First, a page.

Michael Buckner | Frazer Harrison, Getty Images Now this is a collaboration that…
- Posted on May 29th 2012 1:00PM by Ian Gormely
The ensuing years have found Lanegan busier than ever, collaborating with a diverse range of musicians from former Afghan Wigs singer Greg Dulli, to electronic rockers Soulsavers, to former Belle and Sebastian member Isobel Campbell.
"I'm like the Michael Caine of rock without the talent," Lanegan tells Spinner. "I'll take any job."
Yet many of those collaborators repaid the favor, popping up to contribute to the singer's latest, Blues Funeral, which came out earlier this year.
Lanegan spoke to Spinner in detail about creating the album.
You've credited producer Alain Johannes with being a big part of this record coming together. What exactly did he bring to the project?
I did about half of my previous record with Al. More than anybody that I've ever worked with, he gets what I'm trying to do and can make it happen. He brings tons of enthusiasm and creativity to the job.
There's more electronic percussion on the album. Whose idea was that?
I wrote some of these songs starting with a drum machine and a couple with a keyboard and a couple with a synthesizer. They were things I had acquired in the years between the last record and this one. So that sort of dictated the way that it would sound. I started messing around with that stuff to change it up and make it interesting for myself.
Did you pick up an ear for that kind of equipment working with Soulsavers?
Yeah. And also I did a fair amount of stuff on previous records, but in a different way. I'd use it for noisy background texture, where with this one, since it started at the basis, it got moved to the forefront. Soulsavers, I was initially into working with those guys because of the electronic elements. But then they revealed themselves to be wannabe rockers quickly. But they're fantastic.
You said the record came about because you had nothing going on. Do you get restless when you don't have anything to do?
I enjoy playing music because it doesn't feel like a job. After all these years its still what I enjoy doing. I'm always trying to be creative and have an outlet for that creativity. Between the last record and this one I did a lot of touring with other projects, did multiple records. I was enjoying all of it, but I never intended for it to take so long between records. I just got busy doing that stuff.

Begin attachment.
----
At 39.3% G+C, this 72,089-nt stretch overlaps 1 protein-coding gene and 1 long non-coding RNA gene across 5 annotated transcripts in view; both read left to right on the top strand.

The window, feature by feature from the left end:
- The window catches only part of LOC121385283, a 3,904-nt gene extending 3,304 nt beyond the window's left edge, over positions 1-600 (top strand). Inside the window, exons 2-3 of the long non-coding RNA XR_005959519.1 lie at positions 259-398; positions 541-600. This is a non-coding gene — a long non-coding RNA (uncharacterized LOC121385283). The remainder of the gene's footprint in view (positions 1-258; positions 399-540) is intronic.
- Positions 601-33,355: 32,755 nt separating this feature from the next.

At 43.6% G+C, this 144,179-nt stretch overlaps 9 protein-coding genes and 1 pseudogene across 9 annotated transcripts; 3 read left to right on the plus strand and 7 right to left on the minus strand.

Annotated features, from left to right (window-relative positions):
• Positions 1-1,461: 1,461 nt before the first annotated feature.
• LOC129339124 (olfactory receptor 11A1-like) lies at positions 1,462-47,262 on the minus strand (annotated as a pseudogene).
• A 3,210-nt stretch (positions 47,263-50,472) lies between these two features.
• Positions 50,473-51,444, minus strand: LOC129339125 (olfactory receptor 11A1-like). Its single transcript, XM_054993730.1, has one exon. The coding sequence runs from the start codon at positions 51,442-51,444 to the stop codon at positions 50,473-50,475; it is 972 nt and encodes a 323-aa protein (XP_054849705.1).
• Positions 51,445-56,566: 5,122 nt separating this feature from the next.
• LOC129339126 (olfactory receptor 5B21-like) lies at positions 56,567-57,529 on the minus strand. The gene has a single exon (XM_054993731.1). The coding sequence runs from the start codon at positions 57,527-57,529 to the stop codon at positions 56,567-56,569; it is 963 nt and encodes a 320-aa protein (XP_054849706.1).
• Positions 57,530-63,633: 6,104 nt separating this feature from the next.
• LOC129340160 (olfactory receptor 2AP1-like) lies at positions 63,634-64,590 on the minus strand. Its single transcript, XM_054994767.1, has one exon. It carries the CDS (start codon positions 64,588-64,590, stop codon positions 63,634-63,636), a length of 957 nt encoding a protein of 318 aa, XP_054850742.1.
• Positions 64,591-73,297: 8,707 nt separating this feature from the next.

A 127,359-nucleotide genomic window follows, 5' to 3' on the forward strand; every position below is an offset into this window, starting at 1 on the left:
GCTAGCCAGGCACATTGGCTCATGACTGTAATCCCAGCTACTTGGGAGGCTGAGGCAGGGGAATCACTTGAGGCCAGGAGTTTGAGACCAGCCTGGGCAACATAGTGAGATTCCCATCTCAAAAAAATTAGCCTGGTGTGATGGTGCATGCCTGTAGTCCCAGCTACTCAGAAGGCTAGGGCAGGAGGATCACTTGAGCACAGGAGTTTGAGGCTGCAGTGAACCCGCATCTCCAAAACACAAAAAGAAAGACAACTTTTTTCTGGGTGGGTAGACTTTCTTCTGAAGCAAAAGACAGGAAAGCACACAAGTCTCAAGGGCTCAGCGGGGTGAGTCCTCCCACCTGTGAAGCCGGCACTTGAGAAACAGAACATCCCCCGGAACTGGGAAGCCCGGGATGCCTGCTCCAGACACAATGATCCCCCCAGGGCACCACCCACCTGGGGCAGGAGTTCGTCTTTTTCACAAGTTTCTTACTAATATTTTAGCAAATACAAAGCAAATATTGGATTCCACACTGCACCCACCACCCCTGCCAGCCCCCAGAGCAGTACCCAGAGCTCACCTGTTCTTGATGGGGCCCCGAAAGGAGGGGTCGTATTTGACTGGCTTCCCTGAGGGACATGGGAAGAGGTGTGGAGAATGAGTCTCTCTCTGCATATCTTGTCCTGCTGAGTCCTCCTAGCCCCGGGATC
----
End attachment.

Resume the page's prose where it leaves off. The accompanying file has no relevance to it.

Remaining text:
And you invited a lot of those people to work with you on this record, too.
Yeah. When I'm making a record I don't need to look beyond my own circle of friends, guys that are not only great musicians, but my friends. It's tough for them to say no. They work a bit cheaper than they normally would.
The projects you've been involved with are incredibly varied. Do you have a favorite album or collaboration?
There are some records that I play more of the song in the live setting, and there are some that I think are better than other. But it has to do with the experience of making it more than the result. I can't really say what the result is and I haven't listened to any of them in their entirety for so long. If I'm getting ready to tour and I haven't heard a song for a while I might listen to the recording to familiarize myself with it. But I haven't listened to any of those records since they were made. So I can't really say. It's the memory of the experience that makes me like it. And this one was actually the most fun I've had making a record.
Is it strange to listen to those songs and think about where you were 10 years ago?
It's only weird if I suddenly thought it might be a good idea to do a song that when I hear it I realize I don't want to do that song 'cause it sucks. I guess I've reconciled myself with hearing my voice after all these years. But for a long time it was always weird.
Over the course of your career you've incorporated a lot of different types of music into your work, but the blues seem to have been a constant throughout. How did you first start listening to the blues?
My father gave me a couple of records when I was pretty young. He was a school teacher and he found a box of records and there was a Lightnin' Hopkins and a Leadbelly record, so I'd heard that stuff. But it wasn't until I heard the Gun Club's first record and I really connected with that. It sounds strange now -- it's a great, great record -- but it's jagged serial killer music. I don't know what that says about me.
It wasn't as evident in your work with Screaming Trees. Was that something you purposefully kept on the side?
Well, all the Screaming Trees music that I made in the '80s and up until the last couple of records I was primarily singing songs written by somebody else. I didn't have a lot of creative input there. The guys generating the music were coming from a certain place. And also to make something with a rock band that incorporates blues music is tricky -- sometimes it's bar band, generic sounding crap. When I started making solo records it was with the intent that it would have the spirit of that kind of music.
Are you surprised that you've been able to sustain such a successful solo career?
Sometimes I think about the guys that were doing it when I started, the first label that I was on; there aren't a lot of them around doing it anymore. So I just think I've been really lucky. I've not been able to do anything else besides this. I don't know why things panned out that way -- I'm glad it has. Like I said, I really enjoy doing this. It's a blessing.